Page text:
Blink book review Blink book review

Blink: Book Review

Blink – The Power of Thinking Without Thinking

Malcolm Gladwell – an author, journalist, cultural commentator and intellectual adventurer. Malcolm Gladwell graduated with a degree in history from the University of Toronto. He has been a reporter for the Washington Post, first a science writer and then as New York City bureau chief. His curiosity and breadth of interests are shown in New Yorker, where he was a staff writer. His phenomenal bestseller “The Tipping Point” captured the world’s attention with its theory that a curiously small change can have unforeseen effects.

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In Blink, Gladwell revolutionizes the way we understand the world within us. He opens the book with a case on the Getty Kouros, an archaic sculpture that was brought in by an art dealer, asking for a price just under $10 million.
The J. Paul Getty Museum undertook background checks and an Italian art historian – Federico Zeri was the first to point out that something was not correct with the Kouros’ fingernails. Other art historians took a glimpse and sensed intuitive repulsions. In the first two seconds of looking, they were able to understand more about the essence of the status than the team at the Getty was able to understand after 14 months. Blink is a book about those first two seconds.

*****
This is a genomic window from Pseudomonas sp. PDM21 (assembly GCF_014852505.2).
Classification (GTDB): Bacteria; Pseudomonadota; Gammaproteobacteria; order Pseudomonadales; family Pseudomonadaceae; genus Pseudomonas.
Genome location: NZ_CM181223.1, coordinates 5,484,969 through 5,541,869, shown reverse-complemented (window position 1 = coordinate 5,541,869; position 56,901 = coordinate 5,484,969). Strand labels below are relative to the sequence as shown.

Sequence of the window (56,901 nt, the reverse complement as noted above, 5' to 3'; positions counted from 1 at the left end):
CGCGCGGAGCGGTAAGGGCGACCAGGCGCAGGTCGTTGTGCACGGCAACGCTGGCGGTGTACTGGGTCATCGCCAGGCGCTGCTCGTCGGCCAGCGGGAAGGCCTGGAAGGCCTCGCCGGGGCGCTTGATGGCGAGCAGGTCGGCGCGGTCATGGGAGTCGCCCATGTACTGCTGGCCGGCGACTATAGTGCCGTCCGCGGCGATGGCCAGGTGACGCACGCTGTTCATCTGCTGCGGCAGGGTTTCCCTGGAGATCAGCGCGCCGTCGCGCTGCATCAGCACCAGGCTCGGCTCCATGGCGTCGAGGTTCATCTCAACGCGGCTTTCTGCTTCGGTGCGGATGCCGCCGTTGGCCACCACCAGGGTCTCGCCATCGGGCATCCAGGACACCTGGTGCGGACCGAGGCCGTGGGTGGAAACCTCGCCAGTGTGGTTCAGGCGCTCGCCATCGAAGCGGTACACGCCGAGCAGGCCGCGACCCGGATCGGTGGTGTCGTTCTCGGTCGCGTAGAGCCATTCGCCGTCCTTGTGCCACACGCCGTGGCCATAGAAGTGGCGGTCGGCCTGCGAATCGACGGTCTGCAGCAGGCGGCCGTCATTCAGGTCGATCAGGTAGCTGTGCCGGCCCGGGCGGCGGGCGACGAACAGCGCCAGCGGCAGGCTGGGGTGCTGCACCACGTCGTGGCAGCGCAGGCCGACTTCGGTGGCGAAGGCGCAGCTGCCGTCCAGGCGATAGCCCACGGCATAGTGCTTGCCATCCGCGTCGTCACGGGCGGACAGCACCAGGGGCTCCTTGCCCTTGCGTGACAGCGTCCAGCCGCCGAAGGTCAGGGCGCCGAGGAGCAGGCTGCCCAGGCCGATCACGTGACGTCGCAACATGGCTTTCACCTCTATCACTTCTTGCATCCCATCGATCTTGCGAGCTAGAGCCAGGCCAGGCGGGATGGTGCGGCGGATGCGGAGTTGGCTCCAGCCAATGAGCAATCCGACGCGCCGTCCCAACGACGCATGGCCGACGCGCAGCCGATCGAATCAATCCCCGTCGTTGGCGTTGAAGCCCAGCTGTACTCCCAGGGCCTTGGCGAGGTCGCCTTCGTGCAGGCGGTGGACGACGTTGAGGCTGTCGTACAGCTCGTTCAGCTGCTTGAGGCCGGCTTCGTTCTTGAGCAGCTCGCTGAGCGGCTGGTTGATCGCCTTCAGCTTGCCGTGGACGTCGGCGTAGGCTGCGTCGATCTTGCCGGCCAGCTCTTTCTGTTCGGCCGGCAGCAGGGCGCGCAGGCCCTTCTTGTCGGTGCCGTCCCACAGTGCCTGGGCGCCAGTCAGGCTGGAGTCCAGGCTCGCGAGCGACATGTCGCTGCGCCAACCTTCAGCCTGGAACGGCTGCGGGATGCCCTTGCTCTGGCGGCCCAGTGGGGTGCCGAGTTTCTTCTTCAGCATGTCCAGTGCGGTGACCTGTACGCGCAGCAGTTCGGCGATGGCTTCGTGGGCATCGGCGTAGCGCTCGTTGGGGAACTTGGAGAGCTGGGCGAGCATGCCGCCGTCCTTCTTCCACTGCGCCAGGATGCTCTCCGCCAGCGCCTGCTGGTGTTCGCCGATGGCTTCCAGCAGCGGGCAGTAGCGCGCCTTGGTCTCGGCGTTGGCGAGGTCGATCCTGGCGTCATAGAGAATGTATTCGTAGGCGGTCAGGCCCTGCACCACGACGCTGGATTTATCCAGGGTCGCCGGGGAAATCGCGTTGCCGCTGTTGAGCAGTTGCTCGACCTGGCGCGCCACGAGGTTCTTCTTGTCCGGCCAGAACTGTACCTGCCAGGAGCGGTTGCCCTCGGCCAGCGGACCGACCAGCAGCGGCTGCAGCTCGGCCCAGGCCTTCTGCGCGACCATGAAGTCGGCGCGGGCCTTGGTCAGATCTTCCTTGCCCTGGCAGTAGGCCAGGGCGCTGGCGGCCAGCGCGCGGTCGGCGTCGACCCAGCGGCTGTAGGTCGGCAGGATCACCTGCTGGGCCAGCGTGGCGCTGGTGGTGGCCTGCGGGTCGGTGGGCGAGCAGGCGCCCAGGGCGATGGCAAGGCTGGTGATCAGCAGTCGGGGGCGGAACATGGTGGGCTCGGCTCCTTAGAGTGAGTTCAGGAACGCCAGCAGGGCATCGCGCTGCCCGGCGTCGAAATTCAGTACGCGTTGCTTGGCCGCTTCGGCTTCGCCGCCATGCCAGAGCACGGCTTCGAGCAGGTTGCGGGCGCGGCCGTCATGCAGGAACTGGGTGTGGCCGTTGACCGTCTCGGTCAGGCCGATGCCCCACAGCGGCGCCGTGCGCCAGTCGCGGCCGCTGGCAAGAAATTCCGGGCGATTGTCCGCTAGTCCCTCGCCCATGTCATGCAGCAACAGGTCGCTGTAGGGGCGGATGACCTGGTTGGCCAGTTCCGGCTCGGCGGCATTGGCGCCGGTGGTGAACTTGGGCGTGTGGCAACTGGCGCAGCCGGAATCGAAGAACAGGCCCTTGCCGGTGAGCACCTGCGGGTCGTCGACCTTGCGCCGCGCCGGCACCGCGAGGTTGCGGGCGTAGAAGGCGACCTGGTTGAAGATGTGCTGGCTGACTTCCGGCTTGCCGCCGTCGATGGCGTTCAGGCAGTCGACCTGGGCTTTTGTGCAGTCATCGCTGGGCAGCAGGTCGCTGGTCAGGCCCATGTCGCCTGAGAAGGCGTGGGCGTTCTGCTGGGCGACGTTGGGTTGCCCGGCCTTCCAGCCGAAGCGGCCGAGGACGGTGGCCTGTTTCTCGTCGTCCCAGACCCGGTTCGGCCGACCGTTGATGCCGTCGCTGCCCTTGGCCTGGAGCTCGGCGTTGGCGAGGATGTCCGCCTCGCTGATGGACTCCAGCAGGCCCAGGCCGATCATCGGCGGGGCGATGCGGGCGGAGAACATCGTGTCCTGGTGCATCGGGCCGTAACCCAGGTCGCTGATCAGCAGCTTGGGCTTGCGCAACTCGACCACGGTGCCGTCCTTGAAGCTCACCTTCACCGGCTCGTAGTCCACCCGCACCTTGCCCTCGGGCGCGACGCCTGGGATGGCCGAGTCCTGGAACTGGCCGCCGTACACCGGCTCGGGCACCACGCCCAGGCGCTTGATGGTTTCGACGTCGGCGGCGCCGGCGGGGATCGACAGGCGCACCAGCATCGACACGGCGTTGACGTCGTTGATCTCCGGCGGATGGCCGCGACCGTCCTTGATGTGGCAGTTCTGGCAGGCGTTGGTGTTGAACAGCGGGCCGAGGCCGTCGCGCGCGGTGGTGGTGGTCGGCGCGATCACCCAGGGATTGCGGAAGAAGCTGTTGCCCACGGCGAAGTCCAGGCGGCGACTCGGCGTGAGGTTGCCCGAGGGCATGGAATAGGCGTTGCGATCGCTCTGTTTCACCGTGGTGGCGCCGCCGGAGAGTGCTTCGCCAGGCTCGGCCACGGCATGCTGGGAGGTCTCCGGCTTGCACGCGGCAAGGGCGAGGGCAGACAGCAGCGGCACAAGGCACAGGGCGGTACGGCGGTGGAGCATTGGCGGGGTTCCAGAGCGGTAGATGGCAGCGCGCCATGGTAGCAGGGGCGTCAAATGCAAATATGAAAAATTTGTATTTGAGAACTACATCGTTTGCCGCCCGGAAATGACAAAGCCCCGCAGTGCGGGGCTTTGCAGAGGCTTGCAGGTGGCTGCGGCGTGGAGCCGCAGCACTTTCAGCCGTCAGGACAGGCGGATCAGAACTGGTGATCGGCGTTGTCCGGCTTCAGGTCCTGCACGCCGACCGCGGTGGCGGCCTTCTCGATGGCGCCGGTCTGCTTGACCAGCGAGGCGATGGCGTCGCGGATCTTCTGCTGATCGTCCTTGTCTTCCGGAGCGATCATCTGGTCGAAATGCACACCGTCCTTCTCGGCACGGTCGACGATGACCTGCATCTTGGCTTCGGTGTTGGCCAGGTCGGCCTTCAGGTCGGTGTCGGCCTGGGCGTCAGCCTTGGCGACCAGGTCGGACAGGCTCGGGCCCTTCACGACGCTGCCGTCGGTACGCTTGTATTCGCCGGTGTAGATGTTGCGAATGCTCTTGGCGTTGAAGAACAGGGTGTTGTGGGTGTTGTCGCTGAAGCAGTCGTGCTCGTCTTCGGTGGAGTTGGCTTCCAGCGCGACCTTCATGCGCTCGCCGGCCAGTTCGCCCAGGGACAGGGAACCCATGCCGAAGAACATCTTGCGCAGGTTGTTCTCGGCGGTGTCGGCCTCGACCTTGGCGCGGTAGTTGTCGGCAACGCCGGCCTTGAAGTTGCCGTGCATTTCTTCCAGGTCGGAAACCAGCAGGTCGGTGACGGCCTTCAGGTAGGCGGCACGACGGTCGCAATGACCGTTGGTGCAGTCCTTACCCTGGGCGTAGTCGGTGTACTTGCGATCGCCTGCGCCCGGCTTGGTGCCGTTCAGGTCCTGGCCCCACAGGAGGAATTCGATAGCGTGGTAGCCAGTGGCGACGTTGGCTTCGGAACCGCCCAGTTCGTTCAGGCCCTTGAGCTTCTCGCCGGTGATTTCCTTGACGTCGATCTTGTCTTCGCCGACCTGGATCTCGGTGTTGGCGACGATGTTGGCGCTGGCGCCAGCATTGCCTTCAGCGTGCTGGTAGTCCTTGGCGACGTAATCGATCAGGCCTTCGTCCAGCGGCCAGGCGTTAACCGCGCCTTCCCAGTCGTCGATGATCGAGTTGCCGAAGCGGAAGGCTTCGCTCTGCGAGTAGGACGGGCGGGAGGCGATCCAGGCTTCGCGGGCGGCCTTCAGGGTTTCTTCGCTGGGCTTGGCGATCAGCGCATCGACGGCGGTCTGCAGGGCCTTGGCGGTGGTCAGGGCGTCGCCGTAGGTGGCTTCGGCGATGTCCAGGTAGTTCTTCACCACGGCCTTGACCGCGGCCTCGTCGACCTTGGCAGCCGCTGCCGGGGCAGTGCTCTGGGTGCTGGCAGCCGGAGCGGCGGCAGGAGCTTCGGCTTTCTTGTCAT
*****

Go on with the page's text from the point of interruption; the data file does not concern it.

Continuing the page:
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The book establishes the belief that how a snap judgement can be far more effective than a cautious decision. He mentions that there is in all of us, a part that is able to observe, analyse, process and relate the huge amounts of information and form conclusions without our knowledge; which if noticed could be used to improve our lives. We have our conscious attitudes. That is what we choose to believe. These are our stated values, which we use to direct our behaviour deliberately. The unconscious brings out the immediate, automatic associations that tumble out before we’ve even had time to think. We don’t deliberately choose our unconscious attitudes. The giant computer that is our unconscious silently crushes all the data it can from the experiences we’ve had, the people we’ve met, the lessons we’ve learnt, the books we’ve read, the movies we’ve seen, and so on, and it forms an opinion.
Blink tells more stories of the unconscious mind and the backstage mental process termed as intuition. Gladwell emphasises on the fact that we are thin-slicing all the time – making rapid judgements about the state, characteristics or details of an individual or situation with minimal information.
As the blurb reads – ‘Trust my snap judgement, buy this book: you’ll be delighted.’
My first impression of Blink was – Work of a Genius!

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